Over half the people living in the slums of Mumbai have had the coronavirus, according to a city-commissioned study released Tuesday that raises fresh doubts about India's official case numbers.
India is already the third worst-hit country after the US and Brazil, with nearly 1.5 million cases though experts have previously said the lack of testing could mean the true tally is much higher.
Blood tests on 6,936 randomly selected people conducted by Mumbai's city authorities found that 57 percent of slum-dwellers and 16 percent of non-slum residents had virus antibodies.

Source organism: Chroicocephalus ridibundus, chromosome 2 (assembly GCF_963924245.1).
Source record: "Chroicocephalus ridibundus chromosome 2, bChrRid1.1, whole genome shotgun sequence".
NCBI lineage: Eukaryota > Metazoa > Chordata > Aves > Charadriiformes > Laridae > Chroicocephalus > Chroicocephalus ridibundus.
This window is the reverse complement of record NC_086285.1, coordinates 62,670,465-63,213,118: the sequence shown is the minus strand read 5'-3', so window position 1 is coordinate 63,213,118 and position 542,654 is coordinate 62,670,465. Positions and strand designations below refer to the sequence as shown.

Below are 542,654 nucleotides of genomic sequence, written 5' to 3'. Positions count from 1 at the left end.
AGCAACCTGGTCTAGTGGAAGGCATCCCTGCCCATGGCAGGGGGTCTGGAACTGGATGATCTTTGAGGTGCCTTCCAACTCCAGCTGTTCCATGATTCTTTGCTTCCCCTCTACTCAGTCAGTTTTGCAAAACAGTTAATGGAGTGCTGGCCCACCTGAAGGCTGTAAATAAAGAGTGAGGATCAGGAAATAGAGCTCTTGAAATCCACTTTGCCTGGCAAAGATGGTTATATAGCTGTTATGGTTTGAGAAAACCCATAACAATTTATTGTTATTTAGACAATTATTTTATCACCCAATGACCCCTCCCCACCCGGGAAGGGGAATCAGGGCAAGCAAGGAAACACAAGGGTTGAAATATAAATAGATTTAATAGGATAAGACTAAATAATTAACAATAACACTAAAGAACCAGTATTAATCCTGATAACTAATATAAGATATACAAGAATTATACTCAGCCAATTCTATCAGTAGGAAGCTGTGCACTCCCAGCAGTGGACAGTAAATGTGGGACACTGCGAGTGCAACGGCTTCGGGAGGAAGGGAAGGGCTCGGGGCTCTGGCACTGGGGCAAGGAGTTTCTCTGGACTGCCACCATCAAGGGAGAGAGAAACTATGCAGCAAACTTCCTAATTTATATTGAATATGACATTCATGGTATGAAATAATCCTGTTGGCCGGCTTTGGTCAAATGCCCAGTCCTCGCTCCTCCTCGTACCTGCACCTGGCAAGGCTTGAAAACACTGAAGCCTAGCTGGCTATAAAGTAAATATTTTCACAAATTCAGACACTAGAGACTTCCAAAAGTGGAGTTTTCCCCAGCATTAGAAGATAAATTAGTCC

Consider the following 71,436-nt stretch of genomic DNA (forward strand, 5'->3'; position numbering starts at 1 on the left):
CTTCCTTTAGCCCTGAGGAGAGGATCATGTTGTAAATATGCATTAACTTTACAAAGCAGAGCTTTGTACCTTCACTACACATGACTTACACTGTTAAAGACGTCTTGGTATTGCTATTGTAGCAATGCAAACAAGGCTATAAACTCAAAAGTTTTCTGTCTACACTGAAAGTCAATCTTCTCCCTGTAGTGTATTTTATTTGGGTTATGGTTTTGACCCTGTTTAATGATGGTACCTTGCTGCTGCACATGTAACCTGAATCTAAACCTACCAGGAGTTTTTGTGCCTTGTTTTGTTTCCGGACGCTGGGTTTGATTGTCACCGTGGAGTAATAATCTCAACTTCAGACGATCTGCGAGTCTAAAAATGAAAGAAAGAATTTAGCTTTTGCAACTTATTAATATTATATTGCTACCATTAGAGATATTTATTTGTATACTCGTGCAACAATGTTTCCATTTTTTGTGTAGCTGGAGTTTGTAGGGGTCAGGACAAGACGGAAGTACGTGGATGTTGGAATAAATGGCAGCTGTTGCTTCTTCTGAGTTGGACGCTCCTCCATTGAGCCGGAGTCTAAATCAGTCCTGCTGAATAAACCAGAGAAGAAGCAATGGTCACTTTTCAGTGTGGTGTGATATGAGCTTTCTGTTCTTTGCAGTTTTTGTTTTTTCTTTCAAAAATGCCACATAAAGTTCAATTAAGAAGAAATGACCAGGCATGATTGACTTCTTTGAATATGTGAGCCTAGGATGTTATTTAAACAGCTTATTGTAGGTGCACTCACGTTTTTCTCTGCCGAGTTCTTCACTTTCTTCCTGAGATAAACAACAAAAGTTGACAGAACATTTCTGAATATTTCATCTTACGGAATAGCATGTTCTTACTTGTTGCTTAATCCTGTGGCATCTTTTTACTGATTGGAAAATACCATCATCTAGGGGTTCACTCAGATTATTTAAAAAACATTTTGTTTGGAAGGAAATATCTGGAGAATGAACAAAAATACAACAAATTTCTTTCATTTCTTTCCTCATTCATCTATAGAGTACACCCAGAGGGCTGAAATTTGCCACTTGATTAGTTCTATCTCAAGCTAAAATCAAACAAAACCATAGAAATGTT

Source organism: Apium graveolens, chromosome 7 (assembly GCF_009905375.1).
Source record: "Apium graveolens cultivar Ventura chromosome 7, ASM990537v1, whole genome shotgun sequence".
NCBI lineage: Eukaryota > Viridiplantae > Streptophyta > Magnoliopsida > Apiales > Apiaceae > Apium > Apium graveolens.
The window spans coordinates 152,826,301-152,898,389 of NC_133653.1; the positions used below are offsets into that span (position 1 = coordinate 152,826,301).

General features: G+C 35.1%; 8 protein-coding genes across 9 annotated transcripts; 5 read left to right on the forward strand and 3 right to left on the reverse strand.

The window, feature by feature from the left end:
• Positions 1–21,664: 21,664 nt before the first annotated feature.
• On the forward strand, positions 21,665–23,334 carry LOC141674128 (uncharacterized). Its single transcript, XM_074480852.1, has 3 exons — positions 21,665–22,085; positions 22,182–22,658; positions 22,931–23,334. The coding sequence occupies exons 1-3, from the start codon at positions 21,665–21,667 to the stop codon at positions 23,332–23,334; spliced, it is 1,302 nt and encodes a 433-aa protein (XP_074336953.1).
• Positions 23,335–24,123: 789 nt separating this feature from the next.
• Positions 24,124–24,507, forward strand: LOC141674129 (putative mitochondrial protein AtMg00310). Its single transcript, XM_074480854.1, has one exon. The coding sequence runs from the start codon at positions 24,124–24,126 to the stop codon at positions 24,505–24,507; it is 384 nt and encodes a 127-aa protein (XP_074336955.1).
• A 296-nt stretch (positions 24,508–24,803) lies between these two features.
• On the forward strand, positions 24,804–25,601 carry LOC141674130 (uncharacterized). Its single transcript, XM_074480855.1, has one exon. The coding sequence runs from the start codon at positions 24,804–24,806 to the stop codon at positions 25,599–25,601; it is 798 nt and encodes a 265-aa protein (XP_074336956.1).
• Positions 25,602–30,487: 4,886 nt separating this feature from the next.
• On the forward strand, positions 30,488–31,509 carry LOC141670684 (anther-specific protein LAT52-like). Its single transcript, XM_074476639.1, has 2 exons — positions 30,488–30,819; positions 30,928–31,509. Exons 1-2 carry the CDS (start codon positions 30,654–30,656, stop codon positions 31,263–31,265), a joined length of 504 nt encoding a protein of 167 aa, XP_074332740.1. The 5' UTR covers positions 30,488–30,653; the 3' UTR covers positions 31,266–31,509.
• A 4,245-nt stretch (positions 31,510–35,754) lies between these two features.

Mumbai, where about 40 percent of the population lives in slums, has reported just over 110,000 infections and more than 6,000 deaths so far.
The western city of 20 million people is home to India's largest slum Dharavi, where an estimated one million people live.
But deaths in the sprawling slum have not exploded, with local officials saying their aggressive efforts to stem the spread of the virus has been effective.
The survey results suggested asymptomatic infections were "likely to be a high proportion of all infections" and also indicated the virus death rate was likely to be "very low", the study said.
The Mumbai survey came a week after an antibody study commissioned by the government suggested that almost a quarter of people in the capital New Delhi, home to 20 million people, have had the virus.